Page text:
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Thread: Do you feel a nostalgia for the 90s/early 2000s?

  1. #51
    Member
    Registered: May 2004
    Quote Originally Posted by icemann View Post
    One thing that occurred to me this week as I've been teaching myself how to do video editing in Shotcut, is that the whole art of teaching yourself things seems to have been lost. Or it just me on that one?

    Want to learn how to program (pre 2000s) - Go read a programming book and then learn via experimenting.
    Want to use a computer - Learn the above first (basic level) then you can navigate DOS. If you deviate over to Linux this one still exists with that.

    Just seems like these days there a hell of a lot of tutorial videos up on Youtube. Now having said all that I did use Youtube videos to know the basics for video editing in the program, but the rest was just messing around and seeing what'd happen.
    That's one part I could easily do without. When I think back on the 90s, I must have spent an inordinate amount of time messing around with settings simply to try to get a game to work properly, more or less. And learning about computers was the same -- if there was nobody to teach you, you probably had to find out the hard way that just because a card fits in an ISA slot it doesn't mean it won't get fried because of a voltage difference. And quite a lot of it involved an unnecessary amount of bullshit like fiddling around with jumpers if you wanted to install a drive. And don't get me started on all the different sized AGP slots and cards. Also, to add insult to injury, nobody had yet figured out it might not be such a good idea to have sharp metal edges on the components, so you could cut yourself quite badly, if you weren't careful. There was an incredible amount of bullshit involved and I'm very glad to have Youtube tutorials and PCIe and plug and play and games working right out of the box without the need to tinker with them the vast majority of time.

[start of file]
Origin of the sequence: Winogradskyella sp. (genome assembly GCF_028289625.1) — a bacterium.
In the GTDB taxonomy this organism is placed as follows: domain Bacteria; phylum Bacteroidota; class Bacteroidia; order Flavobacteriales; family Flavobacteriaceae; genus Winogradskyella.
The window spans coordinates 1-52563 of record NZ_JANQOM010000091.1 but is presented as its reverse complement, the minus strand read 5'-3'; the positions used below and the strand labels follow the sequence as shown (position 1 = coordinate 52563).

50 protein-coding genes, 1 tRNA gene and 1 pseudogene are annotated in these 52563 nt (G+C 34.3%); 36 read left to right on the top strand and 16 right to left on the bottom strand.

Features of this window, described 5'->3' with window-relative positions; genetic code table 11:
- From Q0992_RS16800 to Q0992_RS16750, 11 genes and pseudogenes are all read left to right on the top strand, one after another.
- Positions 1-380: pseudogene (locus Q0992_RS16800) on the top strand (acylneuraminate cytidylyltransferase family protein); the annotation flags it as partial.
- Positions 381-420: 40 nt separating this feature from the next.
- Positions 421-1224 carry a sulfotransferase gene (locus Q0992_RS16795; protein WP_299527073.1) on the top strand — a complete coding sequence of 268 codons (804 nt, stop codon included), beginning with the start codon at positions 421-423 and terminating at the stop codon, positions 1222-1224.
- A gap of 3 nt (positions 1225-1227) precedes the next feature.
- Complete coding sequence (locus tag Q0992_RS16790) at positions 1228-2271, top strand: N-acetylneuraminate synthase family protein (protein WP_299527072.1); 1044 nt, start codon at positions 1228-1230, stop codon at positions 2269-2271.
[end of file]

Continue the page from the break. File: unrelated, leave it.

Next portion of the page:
Last edited by Starker; 29th Feb 2020 at 15:36.

  2. #52
    Member
    Registered: Mar 2001
    Location: Melbourne, Australia
    I quite like them as well. Not knocking the Youtube tutorial side of things. That is one thing I love about present day. Was more about the art of teaching yourself how to do something.

  3. #53
    Member
    Registered: May 2004
    I think where I'm from, this had more to do with the DIY aspect of punk subculture and the overall resourcefulness of soviet citizens that was born out of sheer necessity. We didn't have the luxury of simply buying new things (or at least most of us didn't), so we had to learn how to develop film, do soldering, needlework, car repairs, and a myriad of other things to save money, often just with the help of a book and lots of experimentation. So, for me, not having to figure things out is more a sign of affluence and privilege than anything else.
    Last edited by Starker; 1st Mar 2020 at 00:32.

  4. #54
    LittleFlower
    Registered: Jul 2001
    Location: Netherlands
    You guys are looking at music with rose-tinted glasses. Music has always been commercial. Mainstream music at least. At least since the fifties. If you were or are interested in music, you had to put effort in, and go look for the good stuff. It always has been like that, and still is. Mainstream music is always simple, positive, upbeat, easy to sing along, attracts children and young teenagers.